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Which kind of electrical brain activity is associated with consciousness and why?

Gamma band oscillations (GBO) (Wikipedia) (NCBI) are 30-90 Hz electrical waves generated by the brain and are thought to possibly be associated with cognition and consciousness (Panagiotaropoulos, ...
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  • 1,495
5 votes
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The information carried by nerve signals

Neural info is contained in spike trains, mainly in terms of spike frequency and related parameters. These spike trains in individual neurons can be measured by techniques like patch clamp and Ca2+ ...
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  • 51k
5 votes

What is the maximum electric potential that can occur in the human body?

To the best of my knowledge, the potential difference across the hair cells in the inner ear (cochlea) (Fig. 1) is the highest in the (human) body. It is about 120 mV, mainly due to the exceptionally ...
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5 votes
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Why is the current flow shown to be flowing from the negative area towards the positive area?

By convention, positive current is assumed to be the direction of flow of positive charges. The trouble is that in many common situations (like this one), the current is actually carried by electrons ...
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4 votes

Action potential changes in low sodium concentrations but constant osmotic pressure

High sodium extracellularly means an increased sodium concentration gradient across the membrane. This means there is a larger driving force for sodium to enter the cell once the sodium channels open ...
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4 votes
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How precise is EEG?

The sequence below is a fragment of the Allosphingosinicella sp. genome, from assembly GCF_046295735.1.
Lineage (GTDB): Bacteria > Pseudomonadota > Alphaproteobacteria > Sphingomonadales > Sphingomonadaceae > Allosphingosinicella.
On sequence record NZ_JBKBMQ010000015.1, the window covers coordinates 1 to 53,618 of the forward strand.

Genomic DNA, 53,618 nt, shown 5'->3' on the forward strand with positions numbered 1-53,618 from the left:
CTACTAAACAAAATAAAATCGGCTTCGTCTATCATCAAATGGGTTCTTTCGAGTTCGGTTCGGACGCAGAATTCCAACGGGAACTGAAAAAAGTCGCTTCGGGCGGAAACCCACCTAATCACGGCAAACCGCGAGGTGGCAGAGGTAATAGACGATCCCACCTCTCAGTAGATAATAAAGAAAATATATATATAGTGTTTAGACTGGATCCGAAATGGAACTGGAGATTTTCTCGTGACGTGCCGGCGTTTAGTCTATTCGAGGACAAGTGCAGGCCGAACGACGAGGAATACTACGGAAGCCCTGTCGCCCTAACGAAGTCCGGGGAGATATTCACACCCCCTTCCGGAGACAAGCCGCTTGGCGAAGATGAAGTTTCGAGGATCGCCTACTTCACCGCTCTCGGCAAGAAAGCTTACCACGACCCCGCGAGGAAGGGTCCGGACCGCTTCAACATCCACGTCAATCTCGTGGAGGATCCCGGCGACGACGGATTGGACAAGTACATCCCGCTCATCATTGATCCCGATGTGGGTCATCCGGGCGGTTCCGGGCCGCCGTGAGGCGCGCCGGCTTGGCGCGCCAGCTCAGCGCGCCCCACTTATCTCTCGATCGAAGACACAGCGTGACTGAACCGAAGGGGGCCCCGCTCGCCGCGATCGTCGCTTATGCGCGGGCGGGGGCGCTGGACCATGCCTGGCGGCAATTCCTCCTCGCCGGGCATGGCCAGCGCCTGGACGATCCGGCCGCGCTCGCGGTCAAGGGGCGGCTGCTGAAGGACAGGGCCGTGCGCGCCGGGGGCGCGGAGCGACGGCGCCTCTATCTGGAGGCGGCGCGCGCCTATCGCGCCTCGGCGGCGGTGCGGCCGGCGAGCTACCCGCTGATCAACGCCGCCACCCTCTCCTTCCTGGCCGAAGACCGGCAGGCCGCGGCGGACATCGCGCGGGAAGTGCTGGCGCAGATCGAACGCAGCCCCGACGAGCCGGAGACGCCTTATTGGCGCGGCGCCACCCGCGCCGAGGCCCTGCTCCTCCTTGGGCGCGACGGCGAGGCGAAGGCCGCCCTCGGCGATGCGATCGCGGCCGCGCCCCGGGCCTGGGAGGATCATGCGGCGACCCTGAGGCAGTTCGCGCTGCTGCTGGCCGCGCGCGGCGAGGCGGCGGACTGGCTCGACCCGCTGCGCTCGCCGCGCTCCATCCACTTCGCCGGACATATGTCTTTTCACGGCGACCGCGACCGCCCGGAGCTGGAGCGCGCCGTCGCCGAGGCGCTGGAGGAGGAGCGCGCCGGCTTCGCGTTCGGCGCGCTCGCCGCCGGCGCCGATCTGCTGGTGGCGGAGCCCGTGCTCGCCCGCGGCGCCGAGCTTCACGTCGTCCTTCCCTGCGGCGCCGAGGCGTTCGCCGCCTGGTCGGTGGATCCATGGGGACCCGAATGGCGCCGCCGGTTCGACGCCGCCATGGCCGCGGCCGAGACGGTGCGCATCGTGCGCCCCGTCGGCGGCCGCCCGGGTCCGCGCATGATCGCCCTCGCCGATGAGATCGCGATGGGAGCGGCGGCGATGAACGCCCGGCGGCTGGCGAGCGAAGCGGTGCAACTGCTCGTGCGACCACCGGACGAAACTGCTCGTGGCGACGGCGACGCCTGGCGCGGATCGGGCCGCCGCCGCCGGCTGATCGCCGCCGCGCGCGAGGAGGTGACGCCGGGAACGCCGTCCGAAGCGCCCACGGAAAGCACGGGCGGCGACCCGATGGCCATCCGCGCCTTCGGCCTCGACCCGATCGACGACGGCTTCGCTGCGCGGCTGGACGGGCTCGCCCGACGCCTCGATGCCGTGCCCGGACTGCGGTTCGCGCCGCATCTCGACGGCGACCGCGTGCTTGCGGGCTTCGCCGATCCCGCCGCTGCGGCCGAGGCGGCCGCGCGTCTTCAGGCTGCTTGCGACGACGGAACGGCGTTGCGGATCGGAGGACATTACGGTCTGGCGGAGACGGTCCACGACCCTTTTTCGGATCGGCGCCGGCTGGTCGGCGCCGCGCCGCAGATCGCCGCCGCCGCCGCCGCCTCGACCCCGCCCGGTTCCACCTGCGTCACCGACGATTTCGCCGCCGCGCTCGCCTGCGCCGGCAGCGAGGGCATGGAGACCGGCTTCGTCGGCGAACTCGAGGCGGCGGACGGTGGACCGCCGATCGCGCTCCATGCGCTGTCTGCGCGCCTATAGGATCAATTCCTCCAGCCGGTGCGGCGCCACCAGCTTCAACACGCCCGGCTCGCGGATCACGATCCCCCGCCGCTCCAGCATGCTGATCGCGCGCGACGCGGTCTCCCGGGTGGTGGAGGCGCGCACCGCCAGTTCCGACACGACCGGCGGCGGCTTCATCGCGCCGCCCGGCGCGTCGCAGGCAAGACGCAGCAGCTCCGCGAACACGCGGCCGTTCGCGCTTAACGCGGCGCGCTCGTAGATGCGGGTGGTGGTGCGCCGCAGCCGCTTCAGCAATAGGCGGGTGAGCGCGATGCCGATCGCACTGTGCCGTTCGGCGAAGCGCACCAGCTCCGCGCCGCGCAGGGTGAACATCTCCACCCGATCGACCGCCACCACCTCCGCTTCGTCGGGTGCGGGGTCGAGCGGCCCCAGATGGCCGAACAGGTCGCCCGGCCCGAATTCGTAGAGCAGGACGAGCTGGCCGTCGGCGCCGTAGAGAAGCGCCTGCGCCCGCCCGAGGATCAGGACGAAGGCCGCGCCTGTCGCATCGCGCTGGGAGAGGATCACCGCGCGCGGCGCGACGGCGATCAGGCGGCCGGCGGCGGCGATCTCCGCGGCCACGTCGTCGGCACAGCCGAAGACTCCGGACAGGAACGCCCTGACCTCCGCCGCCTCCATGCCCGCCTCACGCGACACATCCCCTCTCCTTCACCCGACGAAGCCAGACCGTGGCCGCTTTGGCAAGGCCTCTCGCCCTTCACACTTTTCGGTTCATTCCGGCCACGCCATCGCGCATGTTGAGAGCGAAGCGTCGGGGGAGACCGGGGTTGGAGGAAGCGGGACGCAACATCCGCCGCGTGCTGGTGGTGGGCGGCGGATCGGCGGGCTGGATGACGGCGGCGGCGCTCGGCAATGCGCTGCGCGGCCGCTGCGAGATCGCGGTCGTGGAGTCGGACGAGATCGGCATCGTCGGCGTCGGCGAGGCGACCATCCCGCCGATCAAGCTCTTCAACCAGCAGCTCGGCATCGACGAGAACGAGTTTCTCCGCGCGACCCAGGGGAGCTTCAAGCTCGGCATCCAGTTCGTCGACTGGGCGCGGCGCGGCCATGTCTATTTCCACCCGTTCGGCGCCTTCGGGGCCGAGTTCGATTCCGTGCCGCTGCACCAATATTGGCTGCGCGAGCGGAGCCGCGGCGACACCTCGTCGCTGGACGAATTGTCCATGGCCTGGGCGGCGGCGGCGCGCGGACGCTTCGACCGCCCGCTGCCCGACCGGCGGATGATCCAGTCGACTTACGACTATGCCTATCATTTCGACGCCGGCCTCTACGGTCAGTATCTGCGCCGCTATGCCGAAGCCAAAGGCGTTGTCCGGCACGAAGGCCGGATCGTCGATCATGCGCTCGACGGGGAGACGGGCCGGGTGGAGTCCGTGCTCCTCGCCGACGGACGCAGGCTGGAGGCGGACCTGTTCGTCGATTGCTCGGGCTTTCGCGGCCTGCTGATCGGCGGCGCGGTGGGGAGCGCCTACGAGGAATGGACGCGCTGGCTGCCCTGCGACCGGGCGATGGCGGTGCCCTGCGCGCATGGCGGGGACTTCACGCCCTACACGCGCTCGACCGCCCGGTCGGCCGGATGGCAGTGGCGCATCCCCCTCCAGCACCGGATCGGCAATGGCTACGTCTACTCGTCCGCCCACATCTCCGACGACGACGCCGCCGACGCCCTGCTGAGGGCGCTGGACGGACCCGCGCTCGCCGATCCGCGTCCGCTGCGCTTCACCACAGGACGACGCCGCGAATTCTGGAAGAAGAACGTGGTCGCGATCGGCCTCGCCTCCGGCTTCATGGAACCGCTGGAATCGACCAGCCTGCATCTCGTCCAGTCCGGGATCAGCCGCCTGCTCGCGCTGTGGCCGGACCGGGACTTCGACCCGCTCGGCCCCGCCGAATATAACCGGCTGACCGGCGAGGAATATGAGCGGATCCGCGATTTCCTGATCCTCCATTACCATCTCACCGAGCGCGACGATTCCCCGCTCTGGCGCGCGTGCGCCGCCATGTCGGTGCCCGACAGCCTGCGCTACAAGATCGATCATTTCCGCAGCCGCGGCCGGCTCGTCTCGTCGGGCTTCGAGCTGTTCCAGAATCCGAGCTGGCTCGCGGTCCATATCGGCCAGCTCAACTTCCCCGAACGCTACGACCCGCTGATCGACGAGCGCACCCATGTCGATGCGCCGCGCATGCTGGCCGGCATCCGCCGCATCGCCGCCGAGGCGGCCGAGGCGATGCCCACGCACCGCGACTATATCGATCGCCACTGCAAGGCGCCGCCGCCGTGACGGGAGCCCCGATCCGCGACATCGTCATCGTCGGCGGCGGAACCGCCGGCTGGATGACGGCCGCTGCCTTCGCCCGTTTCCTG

Electroencephalography has a good time resolution (milliseconds) but poor spatial resolution (several centimers). The usual estimated figure is that at least 50000 neurons need to fire simultaneously ...
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  • 181
4 votes
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Mechanisms of extracellular stimulation of neurons

Good question. Just to set some stuff straight: In contrast to a comment placed earlier, there is definitely a current flow between electrodes in neural tissue, as long as the impedance is not too ...
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4 votes

Why did life not evolve to use radio?

I just found a research about possibility of organism with loop DNA (Mostly bacteria) could use there DNA as antenna to transmit and receive radio wave around 1kHz http://www.wired.com/2011/04/...
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  • 459
4 votes
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How is membrane capacitance related to the increased speed of saltatory conduction?

Very nice question! I'll go through your three questions sequentially. Q1: Why does lower capacitance increase "the effectiveness of nearby nodes" or allow the depolarizing voltage to "travel not by ...
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  • 51k
4 votes

Software recommendation for protein in electric field modeling?

MD Broadly this could be attempted with Molecular Dynamics simulations. As you discovered in your search, one of the most popular softwares is free: GROMACS. This is an atomistic approach to the ...